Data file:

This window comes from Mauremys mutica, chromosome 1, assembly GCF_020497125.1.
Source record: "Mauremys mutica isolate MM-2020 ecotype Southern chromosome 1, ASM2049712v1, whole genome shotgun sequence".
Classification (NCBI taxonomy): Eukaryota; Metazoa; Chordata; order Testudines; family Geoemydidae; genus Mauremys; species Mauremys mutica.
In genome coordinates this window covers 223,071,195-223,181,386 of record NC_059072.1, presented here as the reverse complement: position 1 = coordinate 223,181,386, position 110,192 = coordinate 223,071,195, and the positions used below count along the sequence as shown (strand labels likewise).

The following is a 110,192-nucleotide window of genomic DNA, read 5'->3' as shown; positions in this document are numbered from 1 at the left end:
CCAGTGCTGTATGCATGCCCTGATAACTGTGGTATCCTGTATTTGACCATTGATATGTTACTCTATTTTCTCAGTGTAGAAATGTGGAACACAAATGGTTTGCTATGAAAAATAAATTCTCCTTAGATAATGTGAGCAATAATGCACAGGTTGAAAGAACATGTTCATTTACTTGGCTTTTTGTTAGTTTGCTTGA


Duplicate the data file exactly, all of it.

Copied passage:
This window comes from Mauremys mutica, chromosome 1, assembly GCF_020497125.1.
Source record: "Mauremys mutica isolate MM-2020 ecotype Southern chromosome 1, ASM2049712v1, whole genome shotgun sequence".
Classification (NCBI taxonomy): Eukaryota; Metazoa; Chordata; order Testudines; family Geoemydidae; genus Mauremys; species Mauremys mutica.
In genome coordinates this window covers 223,071,195-223,181,386 of record NC_059072.1, presented here as the reverse complement: position 1 = coordinate 223,181,386, position 110,192 = coordinate 223,071,195, and the positions used below count along the sequence as shown (strand labels likewise).

The following is a 110,192-nucleotide window of genomic DNA, read 5'->3' as shown; positions in this document are numbered from 1 at the left end:
CCAGTGCTGTATGCATGCCCTGATAACTGTGGTATCCTGTATTTGACCATTGATATGTTACTCTATTTTCTCAGTGTAGAAATGTGGAACACAAATGGTTTGCTATGAAAAATAAATTCTCCTTAGATAATGTGAGCAATAATGCACAGGTTGAAAGAACATGTTCATTTACTTGGCTTTTTGTTAGTTTGCTTGA